Image Source: Reuters
The Incident: There was an airstrike on a hospital of Doctors Without Borders in the strategic northern city of Kunduz in Afghanistan on 3rd October. It took place as the Afghan forces were attempting to retake the town from the Taliba. The USA is helping Afghanistan. The causality included 22 people of which 12 were MSF (Medecins Sans Frontieres) staff members and 10 patients. Moreover, 37 people were wounded within the premises of the hospital.
Statements of the US and Afghanistan: They have changed their statements four times since the attack.
White House press secretary, Josh Earnest described the attack as a “profound tragedy” in a press conference on Monday, “We implement the kinds of changes that make it less likely that those kinds of mistakes will occur in the future.” The US President Obama apologized for the same in a phone call from the Oval Office to Dr. Joanne Liu, the head of MSF.
General John Campbell, the commander of US forces in Afghanistan stated that US special operation forces on the ground in Kunduz called in a US AC-130 gunship strike on the hospital as requested by Afghanistan, but “we would never intentionally target a protected medical facility”. He regarded it as “a mistake”.
The word to be noted here is “protected” as the Afghans maintain that there was firing by Taliban forces from within the hospital premises which would mean it was not “protected” any more. Moreover, the hospital staff was not given a warning before the airstrike.
The USA is of the view that this incident does not require a global investigation.
It is the above mentioned extract from June 2015 Department of Defense law of war manual that the MSF quotes while clamping down on the US military airstrike. It has been unequivocally maintaining that there was no firing from inside the hospital. Even if there had been an attack, the international law still calls for a declaration of warning before any military assault.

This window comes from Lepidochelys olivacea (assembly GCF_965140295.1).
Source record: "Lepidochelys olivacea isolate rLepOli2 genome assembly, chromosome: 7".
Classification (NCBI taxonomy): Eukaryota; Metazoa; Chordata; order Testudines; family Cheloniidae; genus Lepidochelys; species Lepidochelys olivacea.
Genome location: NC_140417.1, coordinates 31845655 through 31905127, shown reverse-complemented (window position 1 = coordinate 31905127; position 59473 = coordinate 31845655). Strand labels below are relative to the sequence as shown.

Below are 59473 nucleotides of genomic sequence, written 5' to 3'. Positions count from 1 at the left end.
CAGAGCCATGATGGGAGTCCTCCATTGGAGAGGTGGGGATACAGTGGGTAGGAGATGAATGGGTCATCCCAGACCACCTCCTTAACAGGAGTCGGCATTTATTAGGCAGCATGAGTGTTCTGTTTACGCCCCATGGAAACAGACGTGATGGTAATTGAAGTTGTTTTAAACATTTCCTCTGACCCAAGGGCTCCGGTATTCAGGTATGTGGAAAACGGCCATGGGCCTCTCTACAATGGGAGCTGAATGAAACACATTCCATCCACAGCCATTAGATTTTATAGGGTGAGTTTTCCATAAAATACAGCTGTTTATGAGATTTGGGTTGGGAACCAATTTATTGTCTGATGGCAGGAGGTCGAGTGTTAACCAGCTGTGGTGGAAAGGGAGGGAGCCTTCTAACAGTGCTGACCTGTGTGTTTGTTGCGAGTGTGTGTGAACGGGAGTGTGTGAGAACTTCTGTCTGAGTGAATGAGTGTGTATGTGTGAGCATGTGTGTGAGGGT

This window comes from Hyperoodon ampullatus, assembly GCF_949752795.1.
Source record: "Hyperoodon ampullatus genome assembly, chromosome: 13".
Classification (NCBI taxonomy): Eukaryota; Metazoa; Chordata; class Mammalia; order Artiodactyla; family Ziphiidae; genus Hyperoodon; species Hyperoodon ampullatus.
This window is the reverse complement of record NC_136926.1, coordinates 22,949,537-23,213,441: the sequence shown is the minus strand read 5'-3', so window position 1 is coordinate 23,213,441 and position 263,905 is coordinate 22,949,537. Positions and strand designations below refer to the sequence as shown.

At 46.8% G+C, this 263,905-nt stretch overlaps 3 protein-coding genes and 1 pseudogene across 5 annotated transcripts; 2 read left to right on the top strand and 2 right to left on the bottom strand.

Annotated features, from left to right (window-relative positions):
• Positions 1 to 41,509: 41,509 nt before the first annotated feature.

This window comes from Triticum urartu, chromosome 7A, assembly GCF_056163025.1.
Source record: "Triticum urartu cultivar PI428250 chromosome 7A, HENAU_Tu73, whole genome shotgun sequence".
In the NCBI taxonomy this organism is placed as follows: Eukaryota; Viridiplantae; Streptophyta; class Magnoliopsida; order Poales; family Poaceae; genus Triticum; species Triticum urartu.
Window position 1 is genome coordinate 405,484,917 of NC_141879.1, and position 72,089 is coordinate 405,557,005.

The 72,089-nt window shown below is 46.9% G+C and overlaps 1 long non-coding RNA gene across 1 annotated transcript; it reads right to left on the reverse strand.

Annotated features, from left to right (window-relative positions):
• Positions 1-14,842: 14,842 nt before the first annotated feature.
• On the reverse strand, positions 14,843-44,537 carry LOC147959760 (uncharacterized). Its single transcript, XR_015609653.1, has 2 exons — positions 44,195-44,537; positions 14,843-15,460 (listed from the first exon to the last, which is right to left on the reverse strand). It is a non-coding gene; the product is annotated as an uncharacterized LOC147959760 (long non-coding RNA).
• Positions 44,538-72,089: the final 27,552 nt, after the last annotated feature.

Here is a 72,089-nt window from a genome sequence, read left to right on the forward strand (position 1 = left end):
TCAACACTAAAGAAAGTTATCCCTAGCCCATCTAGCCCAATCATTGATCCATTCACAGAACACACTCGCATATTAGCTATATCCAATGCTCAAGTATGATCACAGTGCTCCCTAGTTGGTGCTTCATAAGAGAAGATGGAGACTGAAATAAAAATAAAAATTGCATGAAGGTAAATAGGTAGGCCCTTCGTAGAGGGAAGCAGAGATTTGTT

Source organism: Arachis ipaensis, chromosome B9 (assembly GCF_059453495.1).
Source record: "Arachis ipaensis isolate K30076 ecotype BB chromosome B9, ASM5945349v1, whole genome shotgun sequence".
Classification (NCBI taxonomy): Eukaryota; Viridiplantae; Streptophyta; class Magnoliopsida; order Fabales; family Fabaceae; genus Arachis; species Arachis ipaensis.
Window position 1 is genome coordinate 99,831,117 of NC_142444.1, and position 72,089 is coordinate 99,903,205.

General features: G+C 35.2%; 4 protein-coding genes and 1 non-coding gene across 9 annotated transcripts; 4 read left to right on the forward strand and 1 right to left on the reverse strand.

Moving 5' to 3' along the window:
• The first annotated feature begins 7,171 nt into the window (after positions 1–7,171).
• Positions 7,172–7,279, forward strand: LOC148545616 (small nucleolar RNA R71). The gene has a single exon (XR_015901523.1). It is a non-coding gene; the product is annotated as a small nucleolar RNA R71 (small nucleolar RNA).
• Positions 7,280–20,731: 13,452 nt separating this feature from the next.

Mary Ellen O’Connell of the University of Notre Dame states, “Hospitals are immune from attack during an armed conflict unless being used by one party to harm the other and then only after a warning that it will be attacked”. She adds that “Any serious violation of the law of armed conflict, such as attacking a hospital that is immune from intentional attack, is a war crime.” This is agreed to a number of law experts, too.
Inside a hospital all wounded personnel, belonging to any side of the war, are not combatants but patients and cannot be attacked according to well established laws of war. While the extent to which this insurgency was an international conflict remains debatable, MSF maintains that this airstrike could not have been a mistake since the USA and Afghan governments knew the GPS coordinates of the hospital. This had been communicated to them as recently as 29th September.
In an unprecedented move, the MSF has called for a launch of an international inquiry into the bombing of its hospital. “If we let this go, as if it was a non-event, we are basically giving a blank check to any countries who are at war”, Liu told a news briefing in Geneva.
The International Humanitarian Fact-Finding Commission established in 1991 through the Additional Protocols of the Geneva Conventions, is the only permanent body with the authority to investigate violations of international humanitarian law. Till date it has never been invoked because it could never secure the agreement of the warring parties involved in any incident it has sought to investigate. In view of this, Liu calls for cooperation from the USA. Since the USA and Afghanistan have constantly changed their statements, they cannot be relied upon for an internal inquiry.
The International Committee of the Red Cross (ICRC) has voiced its support for the cause. “If it can help to clarify the facts surrounding this tragic incident which led to the deaths of medical staff and patients in a health care facility, which should be protected under the laws of armed conflict, that would be a positive development,” said Helen Durham, the ICRC’s director of international law and policy.
The IHFFC’s president, Gisela Perren-Klinger, has acknowledged the receipt of request from the MSF but says that IHFFC has its own limitations, “we cannot go on mission without being asked in by a member state, and MSF is not a state.” The MSF is waiting for any one of the 76 countries that signed the additional protocols to the Geneva conventions to prompt the inquiry for it to be legally viable. The USA has not signed the additional protocols though the MSF has repeatedly requested the USA for support in independent investigation. If activated, the IHFFC will collect evidence from NATO, Afghanistan and people present in the hospital when it was struck.
The Logical Indian community strongly condemns this violation of human rights of the wounded in war and the doctors attending to them. We hope that the IHFCC will be activated soon and there is a prompt investigation and fixing of responsibility.